$ podman run -it --rm -v /etc/clairv4/config:/cfg:Z -v /path/to/output/directory:/updaters:Z --entrypoint /bin/clairctl quay.io/projectquay/clair:qui-gon --config /cfg/config.yaml export-updaters  /updaters/updaters.gz

    Note that you need to explicitly reference the Clair configuration. This will create the Updater archive in /etc/clairv4/updaters/updaters.gz. If you want to ensure the archive was created without any errors from the source databases, you can supply the --strict flag to clairctl. The archive file should be copied over to a volume that is accessible from the disconnected host running Clair. From the disconnected host, use the same procedure now to import the archive into Clair.

    $ podman run -it --rm -v /etc/clairv4/config:/cfg:Z -v /path/to/output/directory:/updaters:Z --entrypoint /bin/clairctl quay.io/projectquay/clair:qui-gon --config /cfg/config.yaml import-updaters /updaters/updaters.gz

Clair updater URLs

The following are the HTTP hosts and paths that Clair will attempt to talk to in a default configuration. This list is non-exhaustive, as some servers will issue redirects and some request URLs are constructed dynamically.

  • https://secdb.alpinelinux.org/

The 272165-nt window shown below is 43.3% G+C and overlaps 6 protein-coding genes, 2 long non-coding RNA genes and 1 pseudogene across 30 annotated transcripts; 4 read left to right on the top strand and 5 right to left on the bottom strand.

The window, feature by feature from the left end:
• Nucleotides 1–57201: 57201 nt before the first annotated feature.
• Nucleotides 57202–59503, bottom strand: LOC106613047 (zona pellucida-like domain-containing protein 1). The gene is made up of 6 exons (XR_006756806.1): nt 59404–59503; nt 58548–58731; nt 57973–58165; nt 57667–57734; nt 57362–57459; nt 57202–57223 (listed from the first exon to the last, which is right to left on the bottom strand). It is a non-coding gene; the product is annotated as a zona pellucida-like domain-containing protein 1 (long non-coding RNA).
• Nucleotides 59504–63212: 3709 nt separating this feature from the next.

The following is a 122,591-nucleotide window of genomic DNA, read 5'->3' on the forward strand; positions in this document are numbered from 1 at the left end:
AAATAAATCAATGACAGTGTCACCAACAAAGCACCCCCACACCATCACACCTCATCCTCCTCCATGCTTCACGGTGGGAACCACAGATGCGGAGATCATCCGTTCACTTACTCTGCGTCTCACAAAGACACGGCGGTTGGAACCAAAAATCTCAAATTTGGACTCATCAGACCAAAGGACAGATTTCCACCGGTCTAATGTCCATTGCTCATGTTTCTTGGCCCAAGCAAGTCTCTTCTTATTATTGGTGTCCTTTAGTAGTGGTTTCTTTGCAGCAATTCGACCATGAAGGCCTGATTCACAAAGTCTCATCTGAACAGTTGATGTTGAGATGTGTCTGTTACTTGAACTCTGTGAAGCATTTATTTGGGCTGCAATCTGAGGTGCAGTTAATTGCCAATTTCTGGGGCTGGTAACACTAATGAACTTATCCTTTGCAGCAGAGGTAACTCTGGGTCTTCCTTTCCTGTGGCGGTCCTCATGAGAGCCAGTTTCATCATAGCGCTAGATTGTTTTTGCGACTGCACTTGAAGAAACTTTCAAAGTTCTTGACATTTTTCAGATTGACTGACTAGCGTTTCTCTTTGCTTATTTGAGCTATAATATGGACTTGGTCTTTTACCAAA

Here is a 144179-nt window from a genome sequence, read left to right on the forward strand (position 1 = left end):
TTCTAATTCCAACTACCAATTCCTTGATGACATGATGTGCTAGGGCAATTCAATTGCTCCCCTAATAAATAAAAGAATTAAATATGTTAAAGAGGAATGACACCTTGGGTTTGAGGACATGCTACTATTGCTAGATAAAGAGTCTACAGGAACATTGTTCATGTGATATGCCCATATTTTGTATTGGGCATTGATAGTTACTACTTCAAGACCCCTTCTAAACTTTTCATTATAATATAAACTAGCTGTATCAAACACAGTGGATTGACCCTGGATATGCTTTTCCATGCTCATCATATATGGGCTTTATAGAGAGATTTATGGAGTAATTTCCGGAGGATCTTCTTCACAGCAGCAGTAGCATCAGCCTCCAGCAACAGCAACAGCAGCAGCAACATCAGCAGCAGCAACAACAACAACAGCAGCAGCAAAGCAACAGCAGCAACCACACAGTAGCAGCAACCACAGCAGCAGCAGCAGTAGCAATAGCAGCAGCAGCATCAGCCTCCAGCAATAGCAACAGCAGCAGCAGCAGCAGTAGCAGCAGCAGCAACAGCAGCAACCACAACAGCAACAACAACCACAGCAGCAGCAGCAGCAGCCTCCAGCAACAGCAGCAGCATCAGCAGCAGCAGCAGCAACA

• http://repo.us-west-2.amazonaws.com/2018.03/updates/x86_64/mirror.list

  • https://cdn.amazonlinux.com/2/core/latest/x86_64/mirror.list

  • https://www.debian.org/security/oval/

  • https://linux.oracle.com/security/oval/

  • https://packages.vmware.com/photon/photon_oval_definitions/

  • https://github.com/pyupio/safety-db/archive/

  • https://catalog.redhat.com/api/containers/

  • https://www.redhat.com/security/data/

  • https://support.novell.com/security/oval/

  • https://people.canonical.com/~ubuntu-security/oval/

Additional Information

For detailed documentation on the internals of Clair, including how the microservices are structured, please see the Upstream Clair and ClairCore documentation.

Scan pod images with the Container Security Operator

Using the Container Security Operator, (CSO) you can scan container images associated with active pods, running on OpenShift (4.2 or later) and other Kubernetes platforms, for known vulnerabilities. The CSO:

  • Watches containers associated with pods on all or specified namespaces

  • Queries the container registry where the containers came from for vulnerability information provided an image’s registry supports image scanning (such as a Quay registry with Clair scanning)

  • Exposes vulnerabilities via the ImageManifestVuln object in the Kubernetes API

Using the instructions here, the CSO is installed in the marketplace-operators namespace, so it is available to all namespaces on your OpenShift cluster.

Note

To see instructions on installing the CSO on Kubernetes, select the Install button from the Container Security OperatorHub.io page.

Run the CSO in OpenShift

To start using the CSO in OpenShift, do the following:

  1. Go to Operators → OperatorHub (select Security) to see the available Container Security Operator.

  2. Select the Container Security Operator, then select Install to go to the Create Operator Subscription page.

  3. Check the settings (all namespaces and automatic approval strategy, by default), and select Subscribe. The Container Security appears after a few moments on the Installed Operators screen.